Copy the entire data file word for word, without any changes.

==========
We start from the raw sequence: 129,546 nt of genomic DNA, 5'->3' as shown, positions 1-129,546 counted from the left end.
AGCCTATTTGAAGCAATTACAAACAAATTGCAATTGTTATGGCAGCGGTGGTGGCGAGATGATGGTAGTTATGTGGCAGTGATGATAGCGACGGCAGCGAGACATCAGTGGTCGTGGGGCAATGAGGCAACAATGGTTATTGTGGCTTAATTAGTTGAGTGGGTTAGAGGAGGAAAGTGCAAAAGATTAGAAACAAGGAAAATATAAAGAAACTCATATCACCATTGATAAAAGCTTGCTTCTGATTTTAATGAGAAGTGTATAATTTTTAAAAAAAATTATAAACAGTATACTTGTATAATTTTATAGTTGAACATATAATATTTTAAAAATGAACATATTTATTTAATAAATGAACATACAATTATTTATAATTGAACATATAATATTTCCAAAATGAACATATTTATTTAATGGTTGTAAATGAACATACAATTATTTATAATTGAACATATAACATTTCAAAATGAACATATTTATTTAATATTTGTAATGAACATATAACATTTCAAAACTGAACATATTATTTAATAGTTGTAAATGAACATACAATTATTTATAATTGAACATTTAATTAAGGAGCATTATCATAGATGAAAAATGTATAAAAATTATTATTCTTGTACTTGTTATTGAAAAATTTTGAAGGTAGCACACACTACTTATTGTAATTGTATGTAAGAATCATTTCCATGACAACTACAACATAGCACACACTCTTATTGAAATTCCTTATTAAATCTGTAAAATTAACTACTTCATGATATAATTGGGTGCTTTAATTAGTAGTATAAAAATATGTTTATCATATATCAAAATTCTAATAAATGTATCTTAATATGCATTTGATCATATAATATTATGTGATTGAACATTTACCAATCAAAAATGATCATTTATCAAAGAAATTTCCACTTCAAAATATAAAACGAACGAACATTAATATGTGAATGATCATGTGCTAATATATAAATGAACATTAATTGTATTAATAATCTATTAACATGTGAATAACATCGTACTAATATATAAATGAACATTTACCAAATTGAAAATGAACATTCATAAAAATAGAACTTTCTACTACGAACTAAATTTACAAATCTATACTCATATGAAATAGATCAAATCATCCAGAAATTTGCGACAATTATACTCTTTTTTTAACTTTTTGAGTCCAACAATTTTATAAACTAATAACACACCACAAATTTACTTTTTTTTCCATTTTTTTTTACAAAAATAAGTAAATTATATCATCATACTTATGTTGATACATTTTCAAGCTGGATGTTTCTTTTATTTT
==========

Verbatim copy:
We start from the raw sequence: 129,546 nt of genomic DNA, 5'->3' as shown, positions 1-129,546 counted from the left end.
AGCCTATTTGAAGCAATTACAAACAAATTGCAATTGTTATGGCAGCGGTGGTGGCGAGATGATGGTAGTTATGTGGCAGTGATGATAGCGACGGCAGCGAGACATCAGTGGTCGTGGGGCAATGAGGCAACAATGGTTATTGTGGCTTAATTAGTTGAGTGGGTTAGAGGAGGAAAGTGCAAAAGATTAGAAACAAGGAAAATATAAAGAAACTCATATCACCATTGATAAAAGCTTGCTTCTGATTTTAATGAGAAGTGTATAATTTTTAAAAAAAATTATAAACAGTATACTTGTATAATTTTATAGTTGAACATATAATATTTTAAAAATGAACATATTTATTTAATAAATGAACATACAATTATTTATAATTGAACATATAATATTTCCAAAATGAACATATTTATTTAATGGTTGTAAATGAACATACAATTATTTATAATTGAACATATAACATTTCAAAATGAACATATTTATTTAATATTTGTAATGAACATATAACATTTCAAAACTGAACATATTATTTAATAGTTGTAAATGAACATACAATTATTTATAATTGAACATTTAATTAAGGAGCATTATCATAGATGAAAAATGTATAAAAATTATTATTCTTGTACTTGTTATTGAAAAATTTTGAAGGTAGCACACACTACTTATTGTAATTGTATGTAAGAATCATTTCCATGACAACTACAACATAGCACACACTCTTATTGAAATTCCTTATTAAATCTGTAAAATTAACTACTTCATGATATAATTGGGTGCTTTAATTAGTAGTATAAAAATATGTTTATCATATATCAAAATTCTAATAAATGTATCTTAATATGCATTTGATCATATAATATTATGTGATTGAACATTTACCAATCAAAAATGATCATTTATCAAAGAAATTTCCACTTCAAAATATAAAACGAACGAACATTAATATGTGAATGATCATGTGCTAATATATAAATGAACATTAATTGTATTAATAATCTATTAACATGTGAATAACATCGTACTAATATATAAATGAACATTTACCAAATTGAAAATGAACATTCATAAAAATAGAACTTTCTACTACGAACTAAATTTACAAATCTATACTCATATGAAATAGATCAAATCATCCAGAAATTTGCGACAATTATACTCTTTTTTTAACTTTTTGAGTCCAACAATTTTATAAACTAATAACACACCACAAATTTACTTTTTTTTCCATTTTTTTTTACAAAAATAAGTAAATTATATCATCATACTTATGTTGATACATTTTCAAGCTGGATGTTTCTTTTATTTT